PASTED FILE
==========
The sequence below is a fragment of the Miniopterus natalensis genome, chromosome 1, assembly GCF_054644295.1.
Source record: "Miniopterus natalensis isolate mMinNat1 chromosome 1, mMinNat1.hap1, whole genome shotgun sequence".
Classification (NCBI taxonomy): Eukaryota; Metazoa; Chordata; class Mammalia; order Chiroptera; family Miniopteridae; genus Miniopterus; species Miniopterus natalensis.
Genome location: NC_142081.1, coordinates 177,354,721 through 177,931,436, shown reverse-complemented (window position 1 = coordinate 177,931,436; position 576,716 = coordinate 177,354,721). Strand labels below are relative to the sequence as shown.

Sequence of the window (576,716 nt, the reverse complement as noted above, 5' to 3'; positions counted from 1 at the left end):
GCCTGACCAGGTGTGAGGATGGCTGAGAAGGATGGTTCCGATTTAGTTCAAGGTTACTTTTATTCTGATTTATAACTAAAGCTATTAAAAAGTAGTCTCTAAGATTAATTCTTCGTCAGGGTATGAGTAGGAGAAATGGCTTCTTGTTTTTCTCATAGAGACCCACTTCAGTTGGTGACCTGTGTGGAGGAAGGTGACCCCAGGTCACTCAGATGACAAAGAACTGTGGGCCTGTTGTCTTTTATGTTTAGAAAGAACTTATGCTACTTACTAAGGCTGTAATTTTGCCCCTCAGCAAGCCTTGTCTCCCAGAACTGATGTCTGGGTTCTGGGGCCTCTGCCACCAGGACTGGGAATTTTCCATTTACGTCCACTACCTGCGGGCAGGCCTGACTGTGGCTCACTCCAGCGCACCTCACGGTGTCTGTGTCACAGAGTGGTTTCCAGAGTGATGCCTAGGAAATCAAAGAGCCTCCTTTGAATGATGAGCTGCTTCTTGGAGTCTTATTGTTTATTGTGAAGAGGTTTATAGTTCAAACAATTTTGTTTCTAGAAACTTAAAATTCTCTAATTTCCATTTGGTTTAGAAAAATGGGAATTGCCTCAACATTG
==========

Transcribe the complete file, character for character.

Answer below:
The sequence below is a fragment of the Miniopterus natalensis genome, chromosome 1, assembly GCF_054644295.1.
Source record: "Miniopterus natalensis isolate mMinNat1 chromosome 1, mMinNat1.hap1, whole genome shotgun sequence".
Classification (NCBI taxonomy): Eukaryota; Metazoa; Chordata; class Mammalia; order Chiroptera; family Miniopteridae; genus Miniopterus; species Miniopterus natalensis.
Genome location: NC_142081.1, coordinates 177,354,721 through 177,931,436, shown reverse-complemented (window position 1 = coordinate 177,931,436; position 576,716 = coordinate 177,354,721). Strand labels below are relative to the sequence as shown.

Sequence of the window (576,716 nt, the reverse complement as noted above, 5' to 3'; positions counted from 1 at the left end):
GCCTGACCAGGTGTGAGGATGGCTGAGAAGGATGGTTCCGATTTAGTTCAAGGTTACTTTTATTCTGATTTATAACTAAAGCTATTAAAAAGTAGTCTCTAAGATTAATTCTTCGTCAGGGTATGAGTAGGAGAAATGGCTTCTTGTTTTTCTCATAGAGACCCACTTCAGTTGGTGACCTGTGTGGAGGAAGGTGACCCCAGGTCACTCAGATGACAAAGAACTGTGGGCCTGTTGTCTTTTATGTTTAGAAAGAACTTATGCTACTTACTAAGGCTGTAATTTTGCCCCTCAGCAAGCCTTGTCTCCCAGAACTGATGTCTGGGTTCTGGGGCCTCTGCCACCAGGACTGGGAATTTTCCATTTACGTCCACTACCTGCGGGCAGGCCTGACTGTGGCTCACTCCAGCGCACCTCACGGTGTCTGTGTCACAGAGTGGTTTCCAGAGTGATGCCTAGGAAATCAAAGAGCCTCCTTTGAATGATGAGCTGCTTCTTGGAGTCTTATTGTTTATTGTGAAGAGGTTTATAGTTCAAACAATTTTGTTTCTAGAAACTTAAAATTCTCTAATTTCCATTTGGTTTAGAAAAATGGGAATTGCCTCAACATTG